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Simon Porte Jacquemus
Jeanne-Aurore 12.16.20

The New Codes of the “French Touch” explained by Vincent Grégoire


What values does the “French touch” convey and why are they so appealing?

What values does the “French touch” convey and why are they so appealing?

Today, fascination with France’s cultural exception is greater than ever. In a standardized world lacking variety and relief, people like navigating a well-defined cultural landscape. While the expression “French touch” may seem a bit hackneyed, it’s important to recall that its clichés – ranging from Chanel’s little black dress to the Eiffel Tower – were originally major disruptions. What is so beguiling is the idea that emblematic French creations and undertakings are revisited on an ongoing basis. The explosion of French tech is a good illustration. People looking for talent – coders, video game developers or animated film makers, whatever – make a beeline for the Station F startup campus or the Gobelins school of image arts.

Station F

The French have a reputation for being iconoclasts that like to do things their own way… and it works for us! Let’s look at a few cases in point. One is the successful musician and record producer DJ Snake, the world’s most-listened-to Frenchman. Others are Jacquemus, a young designer who has taken the fashion scene by storm; the Oscar-nominated film director Ladj Ly; the street artist JR; and Cédric Grolet, whose innovative pastries have tourists lining up in front of his new shop on Avenue de l’Opéra. The French touch fascinates because it revisits tradition while breaking with its conventions.


What icons are rejuvenating the French mystique?

In recent years, a current of “French cool” has emerged, represented by small brands that rely on humor, solidarity and a collective approach to their thought process and production. This new take on tradition, more low-profile and virtuous, has been adopted by labels like Côme (garments hand-embroidered with feel-good motifs), Maison Fragile (contemporary Limoges porcelain) as well as Maison Buly and La Bouche Rouge (cosmetics) and Veja, the ethically conscious, eco-friendly sneaker brand. The “French cool” current features a multiplicity of talent and the music scene is no exception: rapper Orelsan, singer-songwriter Jain and Christine and The Queens have all reached international audiences. All of this indicates that France is engaged in future-forward innovation on multiple fronts including sound, new brands and new modes of production.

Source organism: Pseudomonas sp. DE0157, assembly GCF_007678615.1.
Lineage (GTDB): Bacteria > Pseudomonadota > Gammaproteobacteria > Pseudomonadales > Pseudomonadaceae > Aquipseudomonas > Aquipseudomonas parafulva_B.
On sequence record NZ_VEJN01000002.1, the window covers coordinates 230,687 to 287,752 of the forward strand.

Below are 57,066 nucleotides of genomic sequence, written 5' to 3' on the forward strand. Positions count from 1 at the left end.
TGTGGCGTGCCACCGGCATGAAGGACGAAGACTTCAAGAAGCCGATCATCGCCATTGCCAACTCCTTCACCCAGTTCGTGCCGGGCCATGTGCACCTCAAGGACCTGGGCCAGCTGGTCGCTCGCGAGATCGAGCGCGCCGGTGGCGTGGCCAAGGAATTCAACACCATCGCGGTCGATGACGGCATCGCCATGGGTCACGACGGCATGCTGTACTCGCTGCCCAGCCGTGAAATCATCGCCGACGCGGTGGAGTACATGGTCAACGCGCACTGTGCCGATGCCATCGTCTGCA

Jain - Orelsan

Has the image of the Parisian woman changed? If so, how?

Today, we’re moving away from the image of “the Parisian woman”, i.e. a white, well-to-do woman from the upper-middle class. This stereotype of overly polished, conventional good taste is becoming outdated. The trend now is to refer to “Parisian women” instead. An idealized Paris is less of an inspiration than its heritage as a cosmopolitan capital that has always been a magnet for artists of the world. For instance, the cafés of Montparnasse were hotbeds of international creative talent throughout the Roaring Twenties. Today, Parisian women might sport an outfit from a thrift shop, a pair of Air Jordans designed by Maison Château Rouge or a pre-owned luxury handbag that they found online. Their ranks include singer Aya Nakamura, slated to perform at Coachella 2020, as well as designers Marine Serre and Christelle Kocher, who are shifting fashion boundaries and, in the latter’s case, relying on artisan expertise to give her work a modern twist. In other words, while a marinière sailor shirt is all very well and good, why not jazz it up with a little LED yarn embroidery?


Cover: Simon Porte Jacquemus

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